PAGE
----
Municipal Authorities to Kick Disabled Singers Off City’s Streets

In response to the growing num­ber of blind and disabled musicians who have set up makeshift karaoke stalls on Phnom Penh’s street corners so that they can sing for donations, City Hall an­nounced this week that it would ban the practice.

“Disabled people who use the speakers to sing along public streets must stop and should take donations from us,” Phnom Penh governor Pa Socheatvong wrote in a Facebook post on Thursday, although he did not elaborate on what kind of donations the government would be willing to provide to the disabled.

A blind woman sings on Mao Tse Toung Boulevard in Phnom Penh on Friday. (Siv Channa/The Cambodia Daily)
A blind woman sings on Mao Tse Toung Boulevard in Phnom Penh on Friday.
(Siv Channa/The Cambodia Daily)

City Hall spokesman Long Di­manche said on Friday that au­thorities had already started taking measures to shut down the singing operations.

“We will not allow blind people to sing along public streets. When they do that, they affect the reputation of other disabled people,” Mr. Dimanche said.

“Their singing affects the beauty of the city, too. We want disabled people to receive money with dignity,” he said.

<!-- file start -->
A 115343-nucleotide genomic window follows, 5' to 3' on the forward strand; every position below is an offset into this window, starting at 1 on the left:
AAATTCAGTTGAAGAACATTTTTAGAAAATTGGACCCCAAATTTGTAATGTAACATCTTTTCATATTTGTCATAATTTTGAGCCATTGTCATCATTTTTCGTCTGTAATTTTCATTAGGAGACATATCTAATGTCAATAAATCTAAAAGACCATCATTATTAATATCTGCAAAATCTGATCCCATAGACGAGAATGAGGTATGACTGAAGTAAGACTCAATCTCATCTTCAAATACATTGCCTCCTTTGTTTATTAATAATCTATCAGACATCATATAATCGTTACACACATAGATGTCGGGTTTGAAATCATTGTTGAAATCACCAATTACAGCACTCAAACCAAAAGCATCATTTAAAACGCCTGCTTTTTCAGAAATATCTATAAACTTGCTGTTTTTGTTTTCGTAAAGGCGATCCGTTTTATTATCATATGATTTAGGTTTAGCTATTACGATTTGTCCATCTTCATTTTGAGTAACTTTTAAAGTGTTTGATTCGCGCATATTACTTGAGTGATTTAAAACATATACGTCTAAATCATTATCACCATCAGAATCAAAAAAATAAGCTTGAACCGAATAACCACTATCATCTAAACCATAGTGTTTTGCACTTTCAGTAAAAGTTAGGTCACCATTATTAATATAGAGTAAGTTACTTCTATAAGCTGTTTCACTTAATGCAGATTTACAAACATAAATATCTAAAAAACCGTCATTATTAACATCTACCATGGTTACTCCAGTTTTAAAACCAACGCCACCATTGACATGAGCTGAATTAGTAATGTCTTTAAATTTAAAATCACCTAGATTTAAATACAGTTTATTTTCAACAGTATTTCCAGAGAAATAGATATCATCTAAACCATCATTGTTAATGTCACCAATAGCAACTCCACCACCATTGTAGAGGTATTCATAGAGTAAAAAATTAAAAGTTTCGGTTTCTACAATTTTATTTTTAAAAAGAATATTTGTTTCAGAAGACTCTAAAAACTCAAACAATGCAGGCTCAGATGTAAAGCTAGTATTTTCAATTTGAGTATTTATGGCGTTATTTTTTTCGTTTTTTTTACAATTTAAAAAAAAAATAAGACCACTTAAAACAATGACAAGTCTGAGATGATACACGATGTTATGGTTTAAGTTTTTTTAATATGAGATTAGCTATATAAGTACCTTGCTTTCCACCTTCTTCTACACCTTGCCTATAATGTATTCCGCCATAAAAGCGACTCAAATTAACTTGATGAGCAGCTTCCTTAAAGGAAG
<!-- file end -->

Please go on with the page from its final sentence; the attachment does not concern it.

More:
However, taking a break from singing on the sidewalk along Mao Tse Toung Boulevard on Fri­day, 31-year-old Pov Phearith, who lost his eyesight due to a childhood illness, said he had never had an opportunity to make money for himself—until recently.

Since moving to Phnom Penh from Prey Veng province five years ago, Mr. Phearith said, he had been unable to find steady work due to his blindness, and had relied solely on handouts from NGOs.

About a month ago, he and some of his blind friends decided to pool their cash, purchase speak­ers and a microphone, and start singing in public for donations, he said.

“Now we sing along the street. We each make 20,000 riel to 30,000 riel [about $5 to $7.50] per day, but it just depends on how much charitable people give to us,” he said.

“If we cannot sing along the street, we cannot live.”

Phun Phorn, 29, who also lost his eyesight as a child and recently started singing on Monivong Boulevard, pleaded with the au­thorities to have a change of heart.

“Please, City Hall, forgive us and let us sing along the road to get some money to feed ourselves, because we cannot do work like normal people,” he said.

Ngin Saorath, executive director of the Cambodian Disabled People’s Organization, an advocacy group for the disabled, said he was troubled that City Hall did not appear to have a clear plan for helping the musicians find another source of income.

He urged the municipal government to meet with the street singers to discuss the matter.

“We cannot just ban them and not care about them,” he said.

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